I follow the story.

Years ago, I was lucky to embark on a two-week tour through Italy with my mother, my fifteen-year-old goddaughter, and my godmother. It was a multi-generational adventure where we not only experienced the sights and sounds and delights of Italy, from Rome to Tuscany, we also celebrated my mother’s 70th birthday. We learned about ourselves and each other on that trip. We bonded with the other tourists and became friends.

It was a time in my life I knew I’d never forget, and during the tour, I sketched out an outline of a book I wanted to write. I held tight to the seeds of the story for five years before I realized it was time to write it. Maybe it needed to simmer more for my Muse, or maybe I needed to feel like I was a stronger writer to handle such a big book.

Either way, I listened to my gut and Our Italian Summer was born.

There were a few shifts I needed to make along the way.

The first was the passive versus active voice. In romance, I am always careful to write in an action-oriented way to help ground a reader immediately into the scene. Lazy, inactive words are turned into strong verbs. Show, not tell is a common theme I’m always aware of.

But with a women’s fiction book, the narration can be much more passive. It can be slower-paced, sometimes more lyrical, with fewer scenes requiring hands-on action. It took me a while to understand that telling a story this way worked for the book because I’d been trained to be careful in the romance genre.

Second, I did much more world-building and created vivid descriptions. The setting of Italy and a tour required more intense handling of the world around my characters, so I slowed my pace to allow the full five senses of the reader to be enveloped.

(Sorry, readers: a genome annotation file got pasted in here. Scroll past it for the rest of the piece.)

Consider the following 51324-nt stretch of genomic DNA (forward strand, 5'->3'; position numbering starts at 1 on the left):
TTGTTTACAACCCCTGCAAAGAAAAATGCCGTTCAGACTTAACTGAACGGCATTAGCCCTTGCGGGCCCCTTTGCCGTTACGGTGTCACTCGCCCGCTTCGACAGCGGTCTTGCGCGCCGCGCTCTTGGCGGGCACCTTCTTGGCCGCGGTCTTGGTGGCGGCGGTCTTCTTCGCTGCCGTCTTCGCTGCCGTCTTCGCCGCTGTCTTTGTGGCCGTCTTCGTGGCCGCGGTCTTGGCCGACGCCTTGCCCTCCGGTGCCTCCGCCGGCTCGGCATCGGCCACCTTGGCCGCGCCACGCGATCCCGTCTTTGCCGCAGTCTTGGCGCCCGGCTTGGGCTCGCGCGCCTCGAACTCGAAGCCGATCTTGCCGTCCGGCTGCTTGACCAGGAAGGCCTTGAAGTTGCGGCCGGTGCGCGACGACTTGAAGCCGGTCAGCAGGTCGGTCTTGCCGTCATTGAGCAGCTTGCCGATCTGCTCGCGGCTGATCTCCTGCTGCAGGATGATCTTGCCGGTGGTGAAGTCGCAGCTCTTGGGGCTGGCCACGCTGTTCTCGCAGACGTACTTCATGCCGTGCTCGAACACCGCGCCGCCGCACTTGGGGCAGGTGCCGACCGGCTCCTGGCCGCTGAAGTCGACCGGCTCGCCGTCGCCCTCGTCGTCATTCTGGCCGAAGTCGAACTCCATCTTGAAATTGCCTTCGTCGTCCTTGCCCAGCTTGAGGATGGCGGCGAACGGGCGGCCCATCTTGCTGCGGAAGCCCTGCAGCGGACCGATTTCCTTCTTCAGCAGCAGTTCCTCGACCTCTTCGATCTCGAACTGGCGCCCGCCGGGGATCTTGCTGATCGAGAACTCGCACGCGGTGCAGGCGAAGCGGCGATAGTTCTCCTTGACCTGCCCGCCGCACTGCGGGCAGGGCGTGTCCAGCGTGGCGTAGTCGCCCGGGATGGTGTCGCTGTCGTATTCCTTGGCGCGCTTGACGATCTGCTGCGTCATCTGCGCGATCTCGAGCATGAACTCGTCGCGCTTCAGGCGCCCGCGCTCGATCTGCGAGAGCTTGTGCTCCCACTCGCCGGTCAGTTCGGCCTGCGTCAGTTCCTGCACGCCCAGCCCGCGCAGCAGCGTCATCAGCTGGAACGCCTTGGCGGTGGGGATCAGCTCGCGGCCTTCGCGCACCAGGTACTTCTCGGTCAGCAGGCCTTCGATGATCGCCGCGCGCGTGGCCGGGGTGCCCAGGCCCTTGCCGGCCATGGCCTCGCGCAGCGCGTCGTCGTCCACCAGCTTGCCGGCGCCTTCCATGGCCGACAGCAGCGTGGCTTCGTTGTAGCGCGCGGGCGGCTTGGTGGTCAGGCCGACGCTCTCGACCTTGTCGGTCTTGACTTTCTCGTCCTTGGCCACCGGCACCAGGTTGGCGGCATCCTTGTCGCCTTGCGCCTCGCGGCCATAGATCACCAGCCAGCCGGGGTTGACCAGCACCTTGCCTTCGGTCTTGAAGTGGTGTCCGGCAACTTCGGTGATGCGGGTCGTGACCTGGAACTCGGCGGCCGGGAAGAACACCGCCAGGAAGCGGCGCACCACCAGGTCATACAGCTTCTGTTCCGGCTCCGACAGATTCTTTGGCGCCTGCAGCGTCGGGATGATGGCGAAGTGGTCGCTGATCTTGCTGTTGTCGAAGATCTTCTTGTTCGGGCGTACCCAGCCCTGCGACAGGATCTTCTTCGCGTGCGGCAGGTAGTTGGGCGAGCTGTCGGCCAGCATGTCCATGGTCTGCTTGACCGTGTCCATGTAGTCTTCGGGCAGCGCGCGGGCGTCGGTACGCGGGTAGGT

Finally, I dug deep into the roots of the mother/daughter relationship and explored how each age is different as a woman, and how we see the other female roles in our life. Romance became a secondary focus to the changes the women made with each other, and within themselves.

The ending did not have a love proclamation or a wedding. But I believe it will be entirely satisfying to the reader.

(Agent Scott Eagan On: Romance vs. Women's Fiction)

I still write romance. I always will. But I think it’s important we grow as writers and explore subjects that interest and challenge us. Growth is sometimes hard, and there were many times during this book I questioned if I was writing a good enough story.

I realized at one point, when I received advice from a writing friend, that I was trying to make my first women’s fiction book fit my idea of the genre. I kept thinking it had to be different from my other books. My friend advised me to write the story being authentic to myself. There was no need to change my voice, my perspective, or try to write it in a different way.

The moment I realized I was trying to change myself to fit into an expectation of this new genre, the story began to blossom.

There is always doubt, fear, and excitement when trying something new. But as with any story, we must follow the characters; dig deep into ourselves, and put the rawness on the page. We must be brave enough to fail and be ourselves. It’s the only true way to succeed and create the best story possible.

Our Italian Summer is a dream of mine for many reasons.

But I’ve always been writing real books.